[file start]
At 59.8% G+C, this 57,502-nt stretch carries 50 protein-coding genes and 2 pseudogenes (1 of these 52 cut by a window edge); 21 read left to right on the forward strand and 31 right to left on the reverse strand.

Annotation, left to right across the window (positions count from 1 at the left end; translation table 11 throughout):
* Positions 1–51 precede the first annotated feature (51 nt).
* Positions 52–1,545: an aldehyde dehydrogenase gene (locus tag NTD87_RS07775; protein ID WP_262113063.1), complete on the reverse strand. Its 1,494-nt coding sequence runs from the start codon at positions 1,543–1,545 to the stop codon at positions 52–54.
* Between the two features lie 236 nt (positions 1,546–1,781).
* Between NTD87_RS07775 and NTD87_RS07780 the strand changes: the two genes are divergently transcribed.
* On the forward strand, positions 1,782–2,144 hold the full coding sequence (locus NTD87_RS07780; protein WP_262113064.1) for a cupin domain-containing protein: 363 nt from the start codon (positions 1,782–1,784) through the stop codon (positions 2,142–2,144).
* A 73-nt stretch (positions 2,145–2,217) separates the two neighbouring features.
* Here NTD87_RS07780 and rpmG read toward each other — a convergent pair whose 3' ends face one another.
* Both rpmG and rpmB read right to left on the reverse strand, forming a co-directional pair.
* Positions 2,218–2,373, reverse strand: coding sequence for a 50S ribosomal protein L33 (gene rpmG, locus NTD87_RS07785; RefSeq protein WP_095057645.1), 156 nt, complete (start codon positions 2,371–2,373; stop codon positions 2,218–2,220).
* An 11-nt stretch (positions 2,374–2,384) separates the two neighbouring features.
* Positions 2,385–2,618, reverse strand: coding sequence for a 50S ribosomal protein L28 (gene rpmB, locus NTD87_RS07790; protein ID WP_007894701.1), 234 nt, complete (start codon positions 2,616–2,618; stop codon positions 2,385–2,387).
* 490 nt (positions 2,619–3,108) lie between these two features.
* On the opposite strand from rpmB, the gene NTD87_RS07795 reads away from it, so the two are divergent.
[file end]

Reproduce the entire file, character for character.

At 59.8% G+C, this 57,502-nt stretch carries 50 protein-coding genes and 2 pseudogenes (1 of these 52 cut by a window edge); 21 read left to right on the forward strand and 31 right to left on the reverse strand.

Annotation, left to right across the window (positions count from 1 at the left end; translation table 11 throughout):
* Positions 1–51 precede the first annotated feature (51 nt).
* Positions 52–1,545: an aldehyde dehydrogenase gene (locus tag NTD87_RS07775; protein ID WP_262113063.1), complete on the reverse strand. Its 1,494-nt coding sequence runs from the start codon at positions 1,543–1,545 to the stop codon at positions 52–54.
* Between the two features lie 236 nt (positions 1,546–1,781).
* Between NTD87_RS07775 and NTD87_RS07780 the strand changes: the two genes are divergently transcribed.
* On the forward strand, positions 1,782–2,144 hold the full coding sequence (locus NTD87_RS07780; protein WP_262113064.1) for a cupin domain-containing protein: 363 nt from the start codon (positions 1,782–1,784) through the stop codon (positions 2,142–2,144).
* A 73-nt stretch (positions 2,145–2,217) separates the two neighbouring features.
* Here NTD87_RS07780 and rpmG read toward each other — a convergent pair whose 3' ends face one another.
* Both rpmG and rpmB read right to left on the reverse strand, forming a co-directional pair.
* Positions 2,218–2,373, reverse strand: coding sequence for a 50S ribosomal protein L33 (gene rpmG, locus NTD87_RS07785; RefSeq protein WP_095057645.1), 156 nt, complete (start codon positions 2,371–2,373; stop codon positions 2,218–2,220).
* An 11-nt stretch (positions 2,374–2,384) separates the two neighbouring features.
* Positions 2,385–2,618, reverse strand: coding sequence for a 50S ribosomal protein L28 (gene rpmB, locus NTD87_RS07790; protein ID WP_007894701.1), 234 nt, complete (start codon positions 2,616–2,618; stop codon positions 2,385–2,387).
* 490 nt (positions 2,619–3,108) lie between these two features.
* On the opposite strand from rpmB, the gene NTD87_RS07795 reads away from it, so the two are divergent.